1: my $times = 100000;
2: my $a = 0;
3: $*SCHEDULER.cue: { $a++ } for ^$times; # this may segfault because of unguarded changes
4: sleep 5; # poor man’s way to wait for all code to finish
5: say “Missed {$times - $a} updates”;
===================================
Missed 9 updates

Line 1 sets up the number of iterations we’re going to do. Line 2 initializes the variable that’s going to be incremented. Although ++ is magic, we initialize the variable explicitly, so that each increment will follow the same internal code path. Line 3 cues the increment to be executed that many times (in a very low level way using the underlying scheduler). Line 4 waits for the execution to be finished. And line 5 shows the result (if we didn’t segfault, which we might).

So please use act rather than tap, unless you are sure that closures will not be updating any shared variables simultaneously. Which could be hard to tell if you’re using external modules inside the closure.

FizzBuzzing some more

Coming back to the first example: should we have used act there, or could we have used tap? We could have used tap there, because print is threadsafe. It becomes a different story if we would have used a (shared) array instead of print:

1: my @seen;
2: my $s = Supply.new;
3: $s.act: { @seen.push: "Fizz" if $_ %% 3 }
4: $s.act: { @seen.push: "Buzz" if $_ %% 5 }
5: $s.act: { @seen.push: $_ unless $_%%3 || $_%%5 }
6: await do for 1..20 {
7:     start { rand.sleep; $s.emit($_) }
8: }
9: say @seen;
==========
11 14 4 Fizz 17 19 Fizz Buzz 16 13 Buzz Fizz Buzz 7 Fizz 8 2 Buzz 1 Fizz Fizz

Hmmm… that has the right number of Fizz’s and Buzz’s, but clearly the order is wrong. But because we have used act rather than tap, we are at least sure that no push was executed simultaneously on the @seen array. So we didn’t lose any values, nor did we segfault.

You might ask: what are that lines 6-8 about? Well, that’s making sure the emit’s are done in a random order, spread out in time (because the 0 to 1 second random sleep from rand.sleep, and the start making it run in a separate thread).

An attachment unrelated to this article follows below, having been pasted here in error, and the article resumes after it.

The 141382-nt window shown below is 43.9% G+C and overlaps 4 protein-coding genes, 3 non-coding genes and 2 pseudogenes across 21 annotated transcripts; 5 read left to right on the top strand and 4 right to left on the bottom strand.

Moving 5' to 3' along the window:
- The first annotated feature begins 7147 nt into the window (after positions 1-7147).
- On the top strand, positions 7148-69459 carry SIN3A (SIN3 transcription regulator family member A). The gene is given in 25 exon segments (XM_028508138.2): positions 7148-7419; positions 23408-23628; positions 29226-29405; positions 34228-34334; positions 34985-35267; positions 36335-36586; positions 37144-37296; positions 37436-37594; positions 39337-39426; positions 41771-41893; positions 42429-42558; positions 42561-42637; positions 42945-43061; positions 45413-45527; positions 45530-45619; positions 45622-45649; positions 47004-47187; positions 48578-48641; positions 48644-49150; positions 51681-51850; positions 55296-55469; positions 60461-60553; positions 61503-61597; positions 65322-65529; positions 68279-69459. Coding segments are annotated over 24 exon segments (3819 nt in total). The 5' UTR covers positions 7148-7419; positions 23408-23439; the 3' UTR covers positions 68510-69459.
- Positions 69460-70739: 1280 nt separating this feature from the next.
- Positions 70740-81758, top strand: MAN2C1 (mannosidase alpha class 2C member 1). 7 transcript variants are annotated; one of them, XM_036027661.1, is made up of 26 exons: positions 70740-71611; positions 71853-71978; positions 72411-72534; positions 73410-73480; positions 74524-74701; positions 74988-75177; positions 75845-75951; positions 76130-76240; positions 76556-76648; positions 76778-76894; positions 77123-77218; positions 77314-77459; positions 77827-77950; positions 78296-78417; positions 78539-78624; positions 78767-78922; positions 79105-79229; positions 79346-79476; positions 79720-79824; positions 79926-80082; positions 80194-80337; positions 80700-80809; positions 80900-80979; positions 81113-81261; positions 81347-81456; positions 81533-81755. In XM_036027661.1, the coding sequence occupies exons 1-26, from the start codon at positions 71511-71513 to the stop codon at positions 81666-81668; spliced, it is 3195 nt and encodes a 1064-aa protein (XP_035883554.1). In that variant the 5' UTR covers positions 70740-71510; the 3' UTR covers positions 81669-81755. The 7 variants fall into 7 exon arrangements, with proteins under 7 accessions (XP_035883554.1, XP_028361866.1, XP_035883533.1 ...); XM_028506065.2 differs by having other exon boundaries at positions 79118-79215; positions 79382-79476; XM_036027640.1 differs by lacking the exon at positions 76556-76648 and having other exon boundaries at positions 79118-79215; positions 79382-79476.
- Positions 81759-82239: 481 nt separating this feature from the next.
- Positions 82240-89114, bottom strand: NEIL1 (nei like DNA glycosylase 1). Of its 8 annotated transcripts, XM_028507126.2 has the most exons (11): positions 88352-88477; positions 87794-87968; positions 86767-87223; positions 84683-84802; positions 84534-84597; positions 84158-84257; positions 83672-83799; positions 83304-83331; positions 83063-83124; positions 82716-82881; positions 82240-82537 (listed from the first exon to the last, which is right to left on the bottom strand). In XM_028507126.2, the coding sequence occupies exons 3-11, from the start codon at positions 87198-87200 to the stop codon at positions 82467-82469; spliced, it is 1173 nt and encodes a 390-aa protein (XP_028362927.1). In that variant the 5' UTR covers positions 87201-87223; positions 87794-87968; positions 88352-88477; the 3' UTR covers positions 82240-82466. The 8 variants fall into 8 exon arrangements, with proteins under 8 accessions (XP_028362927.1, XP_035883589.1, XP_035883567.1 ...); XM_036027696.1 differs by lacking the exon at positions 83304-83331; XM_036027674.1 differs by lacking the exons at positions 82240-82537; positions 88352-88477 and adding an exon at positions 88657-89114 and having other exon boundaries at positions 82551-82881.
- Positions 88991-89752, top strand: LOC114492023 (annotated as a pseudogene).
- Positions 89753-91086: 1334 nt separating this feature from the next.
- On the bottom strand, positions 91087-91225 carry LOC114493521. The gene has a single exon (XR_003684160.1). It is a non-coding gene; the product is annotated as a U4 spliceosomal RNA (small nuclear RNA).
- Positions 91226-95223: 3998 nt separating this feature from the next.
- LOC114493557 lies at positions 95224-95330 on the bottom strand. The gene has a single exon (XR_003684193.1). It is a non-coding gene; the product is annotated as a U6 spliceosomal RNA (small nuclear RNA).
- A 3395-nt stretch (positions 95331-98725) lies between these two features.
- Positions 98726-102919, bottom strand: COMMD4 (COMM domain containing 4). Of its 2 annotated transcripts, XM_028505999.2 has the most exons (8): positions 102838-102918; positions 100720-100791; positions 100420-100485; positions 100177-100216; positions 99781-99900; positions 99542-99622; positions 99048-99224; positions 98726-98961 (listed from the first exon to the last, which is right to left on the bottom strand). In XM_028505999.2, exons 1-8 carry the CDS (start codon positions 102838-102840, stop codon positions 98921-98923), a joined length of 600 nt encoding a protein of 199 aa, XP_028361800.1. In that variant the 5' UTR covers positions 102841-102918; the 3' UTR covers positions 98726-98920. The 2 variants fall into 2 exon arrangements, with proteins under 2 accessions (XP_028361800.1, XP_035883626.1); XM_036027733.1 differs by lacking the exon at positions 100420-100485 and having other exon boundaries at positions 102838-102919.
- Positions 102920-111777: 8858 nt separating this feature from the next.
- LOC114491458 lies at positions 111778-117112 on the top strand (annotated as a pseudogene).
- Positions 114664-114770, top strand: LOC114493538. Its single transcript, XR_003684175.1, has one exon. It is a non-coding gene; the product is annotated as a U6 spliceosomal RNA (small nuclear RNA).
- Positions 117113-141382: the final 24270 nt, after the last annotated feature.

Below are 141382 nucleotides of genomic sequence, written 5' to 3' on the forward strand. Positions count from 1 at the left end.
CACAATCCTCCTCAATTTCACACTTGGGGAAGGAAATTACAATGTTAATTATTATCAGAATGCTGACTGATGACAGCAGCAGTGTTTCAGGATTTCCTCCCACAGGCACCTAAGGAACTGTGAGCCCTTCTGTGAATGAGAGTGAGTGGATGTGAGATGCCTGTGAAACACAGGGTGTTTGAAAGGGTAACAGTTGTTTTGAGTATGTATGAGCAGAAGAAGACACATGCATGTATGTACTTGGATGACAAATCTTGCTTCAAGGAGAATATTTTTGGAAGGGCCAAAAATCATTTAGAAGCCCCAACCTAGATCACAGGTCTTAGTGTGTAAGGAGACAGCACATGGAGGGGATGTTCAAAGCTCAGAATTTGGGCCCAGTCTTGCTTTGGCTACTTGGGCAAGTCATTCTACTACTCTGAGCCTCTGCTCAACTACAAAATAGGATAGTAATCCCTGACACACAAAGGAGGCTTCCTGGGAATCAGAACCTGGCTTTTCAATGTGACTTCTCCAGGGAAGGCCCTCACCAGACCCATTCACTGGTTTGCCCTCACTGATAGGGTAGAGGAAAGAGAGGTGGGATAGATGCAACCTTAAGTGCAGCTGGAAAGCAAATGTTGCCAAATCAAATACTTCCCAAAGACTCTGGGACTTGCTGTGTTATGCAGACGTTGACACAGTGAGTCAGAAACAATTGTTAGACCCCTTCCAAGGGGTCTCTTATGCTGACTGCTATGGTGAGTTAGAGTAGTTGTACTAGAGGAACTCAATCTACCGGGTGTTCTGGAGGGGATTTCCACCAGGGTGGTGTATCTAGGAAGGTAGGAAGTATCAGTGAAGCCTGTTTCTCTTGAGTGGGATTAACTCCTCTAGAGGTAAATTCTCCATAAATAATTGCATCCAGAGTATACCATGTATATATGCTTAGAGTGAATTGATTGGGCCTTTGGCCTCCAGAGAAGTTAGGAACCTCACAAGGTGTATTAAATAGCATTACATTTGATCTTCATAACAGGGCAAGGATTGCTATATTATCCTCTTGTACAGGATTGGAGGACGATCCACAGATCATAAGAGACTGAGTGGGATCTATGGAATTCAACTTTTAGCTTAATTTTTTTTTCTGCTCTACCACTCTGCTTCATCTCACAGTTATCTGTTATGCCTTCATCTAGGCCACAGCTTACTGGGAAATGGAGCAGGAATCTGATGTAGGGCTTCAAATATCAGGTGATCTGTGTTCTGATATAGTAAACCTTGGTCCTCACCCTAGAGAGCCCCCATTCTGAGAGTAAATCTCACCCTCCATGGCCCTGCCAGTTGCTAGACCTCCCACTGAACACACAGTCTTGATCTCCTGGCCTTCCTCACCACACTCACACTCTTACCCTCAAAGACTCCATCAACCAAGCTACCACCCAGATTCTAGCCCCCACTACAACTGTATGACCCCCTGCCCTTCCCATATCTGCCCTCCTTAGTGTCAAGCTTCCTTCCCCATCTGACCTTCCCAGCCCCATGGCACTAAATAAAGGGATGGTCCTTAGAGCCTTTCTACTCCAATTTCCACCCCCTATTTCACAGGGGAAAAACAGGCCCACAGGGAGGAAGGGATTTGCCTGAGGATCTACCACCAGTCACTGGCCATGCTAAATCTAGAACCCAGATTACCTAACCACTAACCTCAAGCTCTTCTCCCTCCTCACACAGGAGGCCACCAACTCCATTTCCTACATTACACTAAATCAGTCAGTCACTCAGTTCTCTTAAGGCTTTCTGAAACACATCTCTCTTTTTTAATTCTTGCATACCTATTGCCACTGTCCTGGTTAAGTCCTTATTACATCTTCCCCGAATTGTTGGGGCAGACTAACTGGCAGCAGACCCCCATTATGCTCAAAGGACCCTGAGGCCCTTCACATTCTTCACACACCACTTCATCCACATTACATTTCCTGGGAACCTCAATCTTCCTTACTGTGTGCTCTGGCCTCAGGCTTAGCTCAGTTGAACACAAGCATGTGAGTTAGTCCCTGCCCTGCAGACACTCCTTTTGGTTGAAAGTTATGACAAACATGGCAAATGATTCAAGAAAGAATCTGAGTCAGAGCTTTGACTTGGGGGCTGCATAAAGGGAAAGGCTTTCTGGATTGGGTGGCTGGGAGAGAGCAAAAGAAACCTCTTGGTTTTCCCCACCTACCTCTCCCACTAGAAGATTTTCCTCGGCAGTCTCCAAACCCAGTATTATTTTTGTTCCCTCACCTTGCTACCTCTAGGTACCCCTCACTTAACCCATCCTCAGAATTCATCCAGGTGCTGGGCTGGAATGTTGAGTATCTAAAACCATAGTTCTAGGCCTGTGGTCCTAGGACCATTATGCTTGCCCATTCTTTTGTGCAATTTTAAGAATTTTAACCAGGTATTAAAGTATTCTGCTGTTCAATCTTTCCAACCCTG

So, how could you make this work in a parallel way? Well generally, if you have some kind of identifier for each value emitted, then you can use that to store the result in a shared data-structure. In this case, $_ is exactly that. So with a slight modification:

1: my @seen;
2: my $s = Supply.new;
3: $s.act: { @seen[$_] = "Fizz" if $_ %% 3 }
4: $s.act: { @seen[$_] ~= "Buzz" if $_ %% 5 }
5: $s.act: { @seen[$_] //= $_ }
6: await do for 1..20 {start{rand.sleep;$s.emit($_)}}
7: say @seen[1..20];
=================
1 2 Fizz 4 Buzz Fizz 7 8 Fizz Buzz 11 Fizz 13 14 FizzBuzz 16 17 Fizz 19 Buzz

By assigning directly to an element in the array (lines 3, 4, 5), we automatically put the information in the right place. And because we are (implicitely) guaranteed that act’s on the same item are always executed in the order they were created, we can simplify the non-FizzBuzz case in line 5.

Conclusion

When using Supplies, please use act on the Supply if you’re not sure whether the closure is going to change shared variables. Only use tap if you’re really 100% sure.

Further reading

Last year saw 2 async execution related posts, the latter showing uses of tap. Please read up on them if the above was not telling you all you needed to know:

Tests

The above code can also be found in roast at t/spec/integration/advent2014-day05.t

Day 20 – How to mangle the initial state

December 20, 2013